A bill raising the age limit for sexual self-determination from 14 years to 16 while not limiting sexual relations between young people passed first reading in the Estonian parliament on Tuesday (May 11).
The bill was initiated by the opposition Social Democratic Party (SDE) and seeks to amend the Penal Code. The purpose of the bill is to protect minors from sexual abuse, spokespeople for SDE said.
"Engagement in sexual intercourse by an adult person with a person of less than 14 years of age is punishable by up to five years' imprisonment. SDE proposes to increase the age limit for sexual self-determination to 16 years except in cases where the difference in age between the adult and the minor is up to four years. The limit is also 16 years in our neighboring Finland, Latvia and Lithuania," SDE MP Heljo Pikhof said.
"Consensual and safe intimate relationships between peers should definitely not be stigmatized, however," she added.
In her address to the parliament, Pikhof said that a clinical psychologist working with children has confirmed that there are many people who are waiting for a child to reach the legal age of consent in order to be able to start coercing them into engaging in a sexual relationship.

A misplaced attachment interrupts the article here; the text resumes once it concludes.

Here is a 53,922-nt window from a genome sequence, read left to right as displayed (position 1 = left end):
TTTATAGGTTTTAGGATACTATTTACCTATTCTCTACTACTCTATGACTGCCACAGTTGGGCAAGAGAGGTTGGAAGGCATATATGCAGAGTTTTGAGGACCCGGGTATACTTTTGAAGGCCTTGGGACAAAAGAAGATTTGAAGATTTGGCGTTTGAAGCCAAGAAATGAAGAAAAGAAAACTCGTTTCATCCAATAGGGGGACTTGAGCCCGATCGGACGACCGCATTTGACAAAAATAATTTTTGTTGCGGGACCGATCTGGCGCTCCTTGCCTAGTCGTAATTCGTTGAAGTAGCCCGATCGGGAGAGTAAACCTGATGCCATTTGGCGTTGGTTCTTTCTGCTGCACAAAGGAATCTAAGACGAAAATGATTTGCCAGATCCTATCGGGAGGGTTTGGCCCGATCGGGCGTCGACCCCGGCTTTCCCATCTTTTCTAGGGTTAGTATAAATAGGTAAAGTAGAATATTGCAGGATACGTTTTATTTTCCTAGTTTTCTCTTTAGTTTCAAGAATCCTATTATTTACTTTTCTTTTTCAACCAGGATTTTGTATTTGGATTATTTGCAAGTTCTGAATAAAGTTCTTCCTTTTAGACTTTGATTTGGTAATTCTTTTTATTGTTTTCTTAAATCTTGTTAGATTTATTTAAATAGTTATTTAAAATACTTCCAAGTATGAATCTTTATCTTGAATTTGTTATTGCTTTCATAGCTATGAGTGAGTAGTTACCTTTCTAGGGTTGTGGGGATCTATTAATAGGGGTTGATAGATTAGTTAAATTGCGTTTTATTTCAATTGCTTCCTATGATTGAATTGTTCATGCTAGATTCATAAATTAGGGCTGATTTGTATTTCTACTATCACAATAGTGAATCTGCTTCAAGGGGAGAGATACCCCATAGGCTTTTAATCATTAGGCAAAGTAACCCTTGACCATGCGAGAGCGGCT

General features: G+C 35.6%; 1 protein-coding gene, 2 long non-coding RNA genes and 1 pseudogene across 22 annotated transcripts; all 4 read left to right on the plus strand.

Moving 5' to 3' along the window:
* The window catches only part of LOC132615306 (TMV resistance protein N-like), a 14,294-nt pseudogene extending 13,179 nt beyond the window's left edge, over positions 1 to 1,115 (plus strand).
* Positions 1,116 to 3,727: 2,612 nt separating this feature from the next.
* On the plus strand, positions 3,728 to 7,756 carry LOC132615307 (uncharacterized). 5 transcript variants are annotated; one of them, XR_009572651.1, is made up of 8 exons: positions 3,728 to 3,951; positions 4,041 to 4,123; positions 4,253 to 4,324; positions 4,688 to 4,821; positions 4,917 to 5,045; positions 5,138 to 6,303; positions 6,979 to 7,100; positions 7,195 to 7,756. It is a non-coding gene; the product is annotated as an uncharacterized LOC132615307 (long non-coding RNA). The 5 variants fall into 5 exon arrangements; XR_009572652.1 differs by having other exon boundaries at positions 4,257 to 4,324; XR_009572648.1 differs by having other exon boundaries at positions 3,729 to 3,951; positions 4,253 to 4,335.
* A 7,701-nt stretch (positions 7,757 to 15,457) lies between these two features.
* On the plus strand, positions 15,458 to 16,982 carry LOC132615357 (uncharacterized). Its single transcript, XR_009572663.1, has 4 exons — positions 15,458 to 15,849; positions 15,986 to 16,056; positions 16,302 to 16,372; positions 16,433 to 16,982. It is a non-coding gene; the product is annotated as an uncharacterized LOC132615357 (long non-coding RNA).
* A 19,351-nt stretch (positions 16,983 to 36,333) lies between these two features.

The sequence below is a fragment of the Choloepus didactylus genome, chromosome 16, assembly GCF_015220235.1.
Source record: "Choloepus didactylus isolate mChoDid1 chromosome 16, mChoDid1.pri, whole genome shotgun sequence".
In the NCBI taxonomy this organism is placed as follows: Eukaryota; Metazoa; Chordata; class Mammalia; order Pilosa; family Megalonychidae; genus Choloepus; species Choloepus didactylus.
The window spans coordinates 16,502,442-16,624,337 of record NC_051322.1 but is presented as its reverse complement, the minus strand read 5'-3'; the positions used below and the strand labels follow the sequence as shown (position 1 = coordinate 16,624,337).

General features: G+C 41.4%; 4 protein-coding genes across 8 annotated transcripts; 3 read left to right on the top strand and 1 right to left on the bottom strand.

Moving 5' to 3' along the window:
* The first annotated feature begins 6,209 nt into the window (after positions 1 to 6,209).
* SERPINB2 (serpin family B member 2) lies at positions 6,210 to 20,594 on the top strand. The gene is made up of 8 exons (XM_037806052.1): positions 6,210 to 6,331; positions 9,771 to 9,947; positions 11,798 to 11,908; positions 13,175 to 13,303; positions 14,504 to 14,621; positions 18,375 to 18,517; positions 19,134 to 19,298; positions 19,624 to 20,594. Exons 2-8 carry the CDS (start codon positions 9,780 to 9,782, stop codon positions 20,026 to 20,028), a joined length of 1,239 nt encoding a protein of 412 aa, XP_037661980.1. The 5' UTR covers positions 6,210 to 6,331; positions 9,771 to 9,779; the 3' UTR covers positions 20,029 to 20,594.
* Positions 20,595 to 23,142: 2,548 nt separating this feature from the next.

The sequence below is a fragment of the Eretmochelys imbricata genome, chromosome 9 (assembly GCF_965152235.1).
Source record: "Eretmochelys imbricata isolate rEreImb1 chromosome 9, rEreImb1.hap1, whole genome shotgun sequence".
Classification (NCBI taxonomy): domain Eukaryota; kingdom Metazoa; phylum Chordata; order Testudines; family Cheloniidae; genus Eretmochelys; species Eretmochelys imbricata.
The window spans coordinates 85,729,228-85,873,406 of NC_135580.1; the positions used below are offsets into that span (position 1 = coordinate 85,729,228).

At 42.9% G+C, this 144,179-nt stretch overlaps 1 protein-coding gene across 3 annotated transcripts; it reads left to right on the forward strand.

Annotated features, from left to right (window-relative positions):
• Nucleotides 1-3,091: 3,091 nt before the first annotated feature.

"As young people are often incapable of rejecting inappropriate relationships, it is crucial that legal protection be created for minors aged below 16," Pikhof noted.
"All of us - legislators, the government and the society as a whole -- need to fight evil together. It appears that both the coalition and the opposition parties have reached a consensus that minors need better protection," she said.
SDE MP Riina Sikkut said that legal amendments alone were insufficient for changing attitudes.
"Thus, it is essential that sexual education be made widely available. Bystanders and those who suspect and notice something must start realizing their responsibility in protecting children. Societal attitudes must not shift responsibility to children or blame the victim," she said.
"Raising the age of consent has also been discussed in Estonia on repeated occasions and doing so is supported by child protection specialists as well as doctors and psychologists assisting victims of violence," Sikkut said.
Editor: Helen Wright